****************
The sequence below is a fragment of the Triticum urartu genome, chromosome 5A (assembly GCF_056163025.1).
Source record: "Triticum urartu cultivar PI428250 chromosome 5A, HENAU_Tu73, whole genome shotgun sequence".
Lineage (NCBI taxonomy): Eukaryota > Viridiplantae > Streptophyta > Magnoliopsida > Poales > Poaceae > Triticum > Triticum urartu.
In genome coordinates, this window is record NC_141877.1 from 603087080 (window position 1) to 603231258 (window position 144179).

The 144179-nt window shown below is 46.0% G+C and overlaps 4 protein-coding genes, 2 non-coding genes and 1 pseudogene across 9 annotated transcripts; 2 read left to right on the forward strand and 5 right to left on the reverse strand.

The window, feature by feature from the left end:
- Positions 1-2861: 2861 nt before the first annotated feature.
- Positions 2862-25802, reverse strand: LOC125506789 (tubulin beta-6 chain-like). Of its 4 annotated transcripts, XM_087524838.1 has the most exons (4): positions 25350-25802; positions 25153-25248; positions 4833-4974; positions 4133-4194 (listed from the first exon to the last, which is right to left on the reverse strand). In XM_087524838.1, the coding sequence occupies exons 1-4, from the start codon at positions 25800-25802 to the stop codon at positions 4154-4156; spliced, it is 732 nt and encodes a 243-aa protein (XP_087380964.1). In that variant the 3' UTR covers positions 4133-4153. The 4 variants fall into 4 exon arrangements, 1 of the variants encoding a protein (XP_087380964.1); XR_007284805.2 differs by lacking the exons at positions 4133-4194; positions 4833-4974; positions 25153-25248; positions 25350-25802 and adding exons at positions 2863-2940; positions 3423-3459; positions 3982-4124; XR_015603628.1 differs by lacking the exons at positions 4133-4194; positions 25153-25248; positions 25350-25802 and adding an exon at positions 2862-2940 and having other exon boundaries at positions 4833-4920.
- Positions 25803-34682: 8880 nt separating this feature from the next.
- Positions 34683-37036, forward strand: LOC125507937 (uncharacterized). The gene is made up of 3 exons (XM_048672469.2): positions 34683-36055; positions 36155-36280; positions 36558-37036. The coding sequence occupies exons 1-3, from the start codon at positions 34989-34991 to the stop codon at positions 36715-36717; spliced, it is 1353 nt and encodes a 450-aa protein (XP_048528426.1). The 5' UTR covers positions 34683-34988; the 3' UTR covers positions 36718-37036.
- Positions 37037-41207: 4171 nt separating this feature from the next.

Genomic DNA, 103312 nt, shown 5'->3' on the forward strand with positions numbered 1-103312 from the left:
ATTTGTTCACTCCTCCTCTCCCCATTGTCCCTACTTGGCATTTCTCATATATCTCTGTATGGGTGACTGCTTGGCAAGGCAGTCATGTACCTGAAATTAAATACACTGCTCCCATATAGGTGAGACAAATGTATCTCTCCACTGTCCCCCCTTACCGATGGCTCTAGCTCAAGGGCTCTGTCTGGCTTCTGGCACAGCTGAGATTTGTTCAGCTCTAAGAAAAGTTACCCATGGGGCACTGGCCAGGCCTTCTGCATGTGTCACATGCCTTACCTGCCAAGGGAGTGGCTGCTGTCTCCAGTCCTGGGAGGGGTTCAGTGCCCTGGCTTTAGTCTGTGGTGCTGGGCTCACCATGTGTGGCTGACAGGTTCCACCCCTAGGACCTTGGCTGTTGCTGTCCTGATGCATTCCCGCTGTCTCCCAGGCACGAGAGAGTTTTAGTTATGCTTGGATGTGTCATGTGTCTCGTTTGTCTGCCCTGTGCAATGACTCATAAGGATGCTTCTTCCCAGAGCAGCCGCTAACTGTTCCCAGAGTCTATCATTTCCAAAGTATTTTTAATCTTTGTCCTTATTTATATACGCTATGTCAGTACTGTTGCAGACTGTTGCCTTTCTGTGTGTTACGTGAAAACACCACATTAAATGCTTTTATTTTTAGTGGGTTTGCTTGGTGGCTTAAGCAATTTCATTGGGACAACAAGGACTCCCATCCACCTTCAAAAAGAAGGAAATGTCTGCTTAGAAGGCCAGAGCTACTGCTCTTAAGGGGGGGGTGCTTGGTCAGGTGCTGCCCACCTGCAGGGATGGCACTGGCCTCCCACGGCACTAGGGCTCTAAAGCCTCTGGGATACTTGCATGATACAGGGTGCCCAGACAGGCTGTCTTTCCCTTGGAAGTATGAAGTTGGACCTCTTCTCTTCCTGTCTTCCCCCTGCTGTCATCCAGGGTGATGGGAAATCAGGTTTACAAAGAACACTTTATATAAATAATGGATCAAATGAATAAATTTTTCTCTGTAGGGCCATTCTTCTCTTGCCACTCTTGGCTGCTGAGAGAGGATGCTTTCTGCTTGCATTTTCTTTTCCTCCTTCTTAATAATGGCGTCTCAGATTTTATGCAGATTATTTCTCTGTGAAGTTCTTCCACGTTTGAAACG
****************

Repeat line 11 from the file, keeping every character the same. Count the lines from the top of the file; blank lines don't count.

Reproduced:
- Positions 37037-41207: 4171 nt separating this feature from the next.